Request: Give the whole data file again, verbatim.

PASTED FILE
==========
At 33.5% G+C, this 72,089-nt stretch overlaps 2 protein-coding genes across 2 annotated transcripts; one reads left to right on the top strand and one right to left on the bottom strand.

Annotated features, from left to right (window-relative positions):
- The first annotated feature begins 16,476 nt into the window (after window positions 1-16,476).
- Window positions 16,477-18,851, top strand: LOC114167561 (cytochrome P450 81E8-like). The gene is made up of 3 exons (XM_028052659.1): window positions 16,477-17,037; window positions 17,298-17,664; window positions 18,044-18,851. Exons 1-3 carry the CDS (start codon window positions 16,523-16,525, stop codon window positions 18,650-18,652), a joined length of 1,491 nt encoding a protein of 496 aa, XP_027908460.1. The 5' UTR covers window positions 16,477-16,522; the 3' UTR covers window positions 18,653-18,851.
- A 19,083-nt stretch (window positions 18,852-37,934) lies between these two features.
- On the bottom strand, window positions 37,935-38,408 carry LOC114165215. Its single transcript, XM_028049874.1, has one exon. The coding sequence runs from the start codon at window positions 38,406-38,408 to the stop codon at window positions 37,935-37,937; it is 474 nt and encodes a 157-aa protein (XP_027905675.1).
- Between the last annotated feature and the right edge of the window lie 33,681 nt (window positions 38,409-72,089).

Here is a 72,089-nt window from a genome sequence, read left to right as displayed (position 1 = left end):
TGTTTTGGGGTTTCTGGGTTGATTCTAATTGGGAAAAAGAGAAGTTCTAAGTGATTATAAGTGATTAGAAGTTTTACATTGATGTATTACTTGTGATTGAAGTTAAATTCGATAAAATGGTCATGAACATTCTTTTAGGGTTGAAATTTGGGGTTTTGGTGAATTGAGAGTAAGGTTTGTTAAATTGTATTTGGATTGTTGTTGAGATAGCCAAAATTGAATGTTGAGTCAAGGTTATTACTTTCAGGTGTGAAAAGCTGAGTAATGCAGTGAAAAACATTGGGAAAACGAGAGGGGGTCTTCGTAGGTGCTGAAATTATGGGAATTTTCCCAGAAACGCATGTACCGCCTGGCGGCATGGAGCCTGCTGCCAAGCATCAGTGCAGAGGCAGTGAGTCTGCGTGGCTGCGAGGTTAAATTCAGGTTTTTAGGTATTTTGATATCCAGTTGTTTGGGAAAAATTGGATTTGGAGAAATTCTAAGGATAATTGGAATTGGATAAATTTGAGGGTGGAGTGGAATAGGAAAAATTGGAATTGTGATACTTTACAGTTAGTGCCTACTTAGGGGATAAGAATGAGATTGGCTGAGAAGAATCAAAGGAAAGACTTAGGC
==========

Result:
At 33.5% G+C, this 72,089-nt stretch overlaps 2 protein-coding genes across 2 annotated transcripts; one reads left to right on the top strand and one right to left on the bottom strand.

Annotated features, from left to right (window-relative positions):
- The first annotated feature begins 16,476 nt into the window (after window positions 1-16,476).
- Window positions 16,477-18,851, top strand: LOC114167561 (cytochrome P450 81E8-like). The gene is made up of 3 exons (XM_028052659.1): window positions 16,477-17,037; window positions 17,298-17,664; window positions 18,044-18,851. Exons 1-3 carry the CDS (start codon window positions 16,523-16,525, stop codon window positions 18,650-18,652), a joined length of 1,491 nt encoding a protein of 496 aa, XP_027908460.1. The 5' UTR covers window positions 16,477-16,522; the 3' UTR covers window positions 18,653-18,851.
- A 19,083-nt stretch (window positions 18,852-37,934) lies between these two features.
- On the bottom strand, window positions 37,935-38,408 carry LOC114165215. Its single transcript, XM_028049874.1, has one exon. The coding sequence runs from the start codon at window positions 38,406-38,408 to the stop codon at window positions 37,935-37,937; it is 474 nt and encodes a 157-aa protein (XP_027905675.1).
- Between the last annotated feature and the right edge of the window lie 33,681 nt (window positions 38,409-72,089).

Here is a 72,089-nt window from a genome sequence, read left to right as displayed (position 1 = left end):
TGTTTTGGGGTTTCTGGGTTGATTCTAATTGGGAAAAAGAGAAGTTCTAAGTGATTATAAGTGATTAGAAGTTTTACATTGATGTATTACTTGTGATTGAAGTTAAATTCGATAAAATGGTCATGAACATTCTTTTAGGGTTGAAATTTGGGGTTTTGGTGAATTGAGAGTAAGGTTTGTTAAATTGTATTTGGATTGTTGTTGAGATAGCCAAAATTGAATGTTGAGTCAAGGTTATTACTTTCAGGTGTGAAAAGCTGAGTAATGCAGTGAAAAACATTGGGAAAACGAGAGGGGGTCTTCGTAGGTGCTGAAATTATGGGAATTTTCCCAGAAACGCATGTACCGCCTGGCGGCATGGAGCCTGCTGCCAAGCATCAGTGCAGAGGCAGTGAGTCTGCGTGGCTGCGAGGTTAAATTCAGGTTTTTAGGTATTTTGATATCCAGTTGTTTGGGAAAAATTGGATTTGGAGAAATTCTAAGGATAATTGGAATTGGATAAATTTGAGGGTGGAGTGGAATAGGAAAAATTGGAATTGTGATACTTTACAGTTAGTGCCTACTTAGGGGATAAGAATGAGATTGGCTGAGAAGAATCAAAGGAAAGACTTAGGC